Brad Pitt and Ellen DeGeneres
Michael Rozman/Warner Bros.
Perhaps Brad Pitt
's good cause began about a decade before Hurricane Katrina swept through New Orleans in August 2005, flooding 80 percent of the city and killing more than 1,500 people.
Long before Pitt himself surveyed the devastation in 2007 and, frustrated with the progress in the Lower 9th Ward – hit the hardest by the hurricane – founded the Make It Right
foundation to rebuild the community
, he already had a special place in his heart for the city.
"It was a bit of a blur because New Orleans will do that to you," Pitt, 48, talking about a trip he made to the Big Easy in the early '90s, says on Tuesday's The Ellen DeGeneres Show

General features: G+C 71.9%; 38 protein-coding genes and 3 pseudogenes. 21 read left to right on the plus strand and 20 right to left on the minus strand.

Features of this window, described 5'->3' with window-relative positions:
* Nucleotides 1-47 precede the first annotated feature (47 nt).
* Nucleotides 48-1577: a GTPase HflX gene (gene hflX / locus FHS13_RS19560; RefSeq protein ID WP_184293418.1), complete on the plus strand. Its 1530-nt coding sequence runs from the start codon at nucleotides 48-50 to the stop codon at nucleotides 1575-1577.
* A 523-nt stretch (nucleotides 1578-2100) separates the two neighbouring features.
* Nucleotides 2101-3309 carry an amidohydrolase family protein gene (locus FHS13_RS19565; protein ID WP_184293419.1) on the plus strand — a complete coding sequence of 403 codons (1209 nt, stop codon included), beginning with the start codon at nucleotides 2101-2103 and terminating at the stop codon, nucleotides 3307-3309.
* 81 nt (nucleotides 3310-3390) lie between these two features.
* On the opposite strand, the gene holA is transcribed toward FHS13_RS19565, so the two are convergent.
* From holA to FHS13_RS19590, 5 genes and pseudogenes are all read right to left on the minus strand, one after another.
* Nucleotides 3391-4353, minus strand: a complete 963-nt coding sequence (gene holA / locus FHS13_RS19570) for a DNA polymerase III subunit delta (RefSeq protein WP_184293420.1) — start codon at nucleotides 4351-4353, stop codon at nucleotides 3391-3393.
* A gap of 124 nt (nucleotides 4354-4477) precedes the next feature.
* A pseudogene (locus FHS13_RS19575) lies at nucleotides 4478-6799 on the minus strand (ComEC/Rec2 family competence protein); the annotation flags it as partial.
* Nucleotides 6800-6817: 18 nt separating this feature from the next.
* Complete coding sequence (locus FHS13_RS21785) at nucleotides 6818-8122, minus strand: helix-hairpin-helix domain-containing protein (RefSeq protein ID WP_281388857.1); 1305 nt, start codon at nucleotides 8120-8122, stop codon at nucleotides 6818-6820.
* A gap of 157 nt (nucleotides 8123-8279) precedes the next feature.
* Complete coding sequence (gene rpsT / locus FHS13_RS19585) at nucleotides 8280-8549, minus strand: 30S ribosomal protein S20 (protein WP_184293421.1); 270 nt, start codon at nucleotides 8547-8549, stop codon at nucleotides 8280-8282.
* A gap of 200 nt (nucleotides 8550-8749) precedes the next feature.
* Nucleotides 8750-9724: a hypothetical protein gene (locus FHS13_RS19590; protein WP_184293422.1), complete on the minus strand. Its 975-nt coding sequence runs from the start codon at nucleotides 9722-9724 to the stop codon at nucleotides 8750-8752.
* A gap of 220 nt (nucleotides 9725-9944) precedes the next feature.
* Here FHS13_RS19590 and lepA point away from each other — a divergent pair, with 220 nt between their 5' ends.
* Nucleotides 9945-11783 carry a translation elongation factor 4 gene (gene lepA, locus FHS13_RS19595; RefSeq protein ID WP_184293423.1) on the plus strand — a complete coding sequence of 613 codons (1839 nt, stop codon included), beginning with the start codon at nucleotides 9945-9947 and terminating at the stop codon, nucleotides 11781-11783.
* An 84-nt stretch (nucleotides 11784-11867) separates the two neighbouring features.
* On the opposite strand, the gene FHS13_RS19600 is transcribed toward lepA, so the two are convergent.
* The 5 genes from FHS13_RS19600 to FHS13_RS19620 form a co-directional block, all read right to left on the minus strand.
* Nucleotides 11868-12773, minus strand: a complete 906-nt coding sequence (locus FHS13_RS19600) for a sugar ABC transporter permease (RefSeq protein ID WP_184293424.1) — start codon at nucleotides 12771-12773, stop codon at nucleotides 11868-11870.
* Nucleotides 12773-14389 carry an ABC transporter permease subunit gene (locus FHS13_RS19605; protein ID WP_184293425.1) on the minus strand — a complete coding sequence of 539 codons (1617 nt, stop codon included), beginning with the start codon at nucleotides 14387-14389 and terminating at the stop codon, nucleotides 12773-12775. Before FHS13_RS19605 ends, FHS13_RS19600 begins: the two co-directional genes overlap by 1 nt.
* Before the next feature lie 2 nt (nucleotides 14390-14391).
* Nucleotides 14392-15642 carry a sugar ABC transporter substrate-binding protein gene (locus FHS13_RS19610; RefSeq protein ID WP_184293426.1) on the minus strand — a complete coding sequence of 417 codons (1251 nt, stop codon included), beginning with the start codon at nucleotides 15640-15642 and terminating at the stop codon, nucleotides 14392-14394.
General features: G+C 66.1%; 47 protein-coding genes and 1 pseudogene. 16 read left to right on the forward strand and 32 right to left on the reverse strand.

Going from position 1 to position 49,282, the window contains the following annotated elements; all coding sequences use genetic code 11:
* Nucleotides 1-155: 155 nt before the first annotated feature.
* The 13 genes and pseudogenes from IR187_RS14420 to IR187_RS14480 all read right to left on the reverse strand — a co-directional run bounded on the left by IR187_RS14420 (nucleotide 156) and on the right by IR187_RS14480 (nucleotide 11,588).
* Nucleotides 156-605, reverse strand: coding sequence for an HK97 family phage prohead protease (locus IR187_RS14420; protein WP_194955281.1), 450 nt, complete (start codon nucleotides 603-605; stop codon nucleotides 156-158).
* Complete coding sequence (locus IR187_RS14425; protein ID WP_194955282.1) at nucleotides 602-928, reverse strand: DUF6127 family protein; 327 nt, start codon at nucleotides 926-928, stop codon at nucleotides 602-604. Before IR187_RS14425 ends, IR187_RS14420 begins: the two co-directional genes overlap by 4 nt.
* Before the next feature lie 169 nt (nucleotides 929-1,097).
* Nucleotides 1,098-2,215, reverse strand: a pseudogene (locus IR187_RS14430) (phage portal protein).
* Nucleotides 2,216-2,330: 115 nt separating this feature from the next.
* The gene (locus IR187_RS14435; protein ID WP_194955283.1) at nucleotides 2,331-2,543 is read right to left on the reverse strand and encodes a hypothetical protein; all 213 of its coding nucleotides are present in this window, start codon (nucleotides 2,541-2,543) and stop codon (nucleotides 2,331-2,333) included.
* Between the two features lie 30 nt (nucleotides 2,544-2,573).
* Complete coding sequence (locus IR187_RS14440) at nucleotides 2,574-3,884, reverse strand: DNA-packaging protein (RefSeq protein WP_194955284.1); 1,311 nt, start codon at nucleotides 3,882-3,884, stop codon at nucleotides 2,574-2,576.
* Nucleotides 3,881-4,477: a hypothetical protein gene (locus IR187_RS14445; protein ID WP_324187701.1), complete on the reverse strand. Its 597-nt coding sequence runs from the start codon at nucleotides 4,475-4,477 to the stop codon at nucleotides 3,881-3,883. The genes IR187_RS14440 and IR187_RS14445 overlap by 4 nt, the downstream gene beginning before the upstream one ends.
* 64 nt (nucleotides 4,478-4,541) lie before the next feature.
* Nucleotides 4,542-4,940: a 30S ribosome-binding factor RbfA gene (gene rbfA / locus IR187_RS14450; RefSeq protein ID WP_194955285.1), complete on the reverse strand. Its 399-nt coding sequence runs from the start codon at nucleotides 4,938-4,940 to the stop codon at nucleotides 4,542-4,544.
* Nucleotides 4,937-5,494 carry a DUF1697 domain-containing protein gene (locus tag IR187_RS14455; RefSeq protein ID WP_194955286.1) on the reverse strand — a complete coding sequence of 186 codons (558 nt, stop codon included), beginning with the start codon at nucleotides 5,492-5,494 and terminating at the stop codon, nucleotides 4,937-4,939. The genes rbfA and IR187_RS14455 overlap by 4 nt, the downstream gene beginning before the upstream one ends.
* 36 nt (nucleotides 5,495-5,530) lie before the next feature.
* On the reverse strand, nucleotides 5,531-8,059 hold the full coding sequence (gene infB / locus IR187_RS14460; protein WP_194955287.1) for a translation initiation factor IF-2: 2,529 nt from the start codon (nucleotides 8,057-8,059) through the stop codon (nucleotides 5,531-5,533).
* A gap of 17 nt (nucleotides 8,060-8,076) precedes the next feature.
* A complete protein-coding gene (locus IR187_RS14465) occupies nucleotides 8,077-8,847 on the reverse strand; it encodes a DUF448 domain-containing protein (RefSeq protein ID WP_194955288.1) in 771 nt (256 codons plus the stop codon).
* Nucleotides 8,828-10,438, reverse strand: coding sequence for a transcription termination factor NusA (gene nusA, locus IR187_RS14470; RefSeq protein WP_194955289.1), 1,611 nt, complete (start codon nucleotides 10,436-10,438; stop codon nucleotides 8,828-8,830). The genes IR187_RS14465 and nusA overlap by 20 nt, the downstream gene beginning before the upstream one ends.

. "I fell in love with the place. The people. The music. It's in the air."
He also tells DeGeneres
: "It's something you can't describe on camera."
Pitt's do-good persona may have rubbed off on his children's career aspirations – or so he hopes, he says.
A little architecture in the brood?
"I think I got one … I'm pushing them that way," says Pitt, who has six kids – Maddox, 10, Pax, 8, Zahara, 7, Shiloh, 5, Knox, 3, and Vivienne, 3 – with Angelina Jolie
. "When you see them drawing crayon houses, 'That's a beautiful house, honey.' "
All kidding aside, Pitt is humble, even hesitant, about accepting praise for the progress of his foundation
"It took the families determined to come back and their resilience and their defining what this thing was going to be," he says. "I get far too much credit for bring some really smart people together."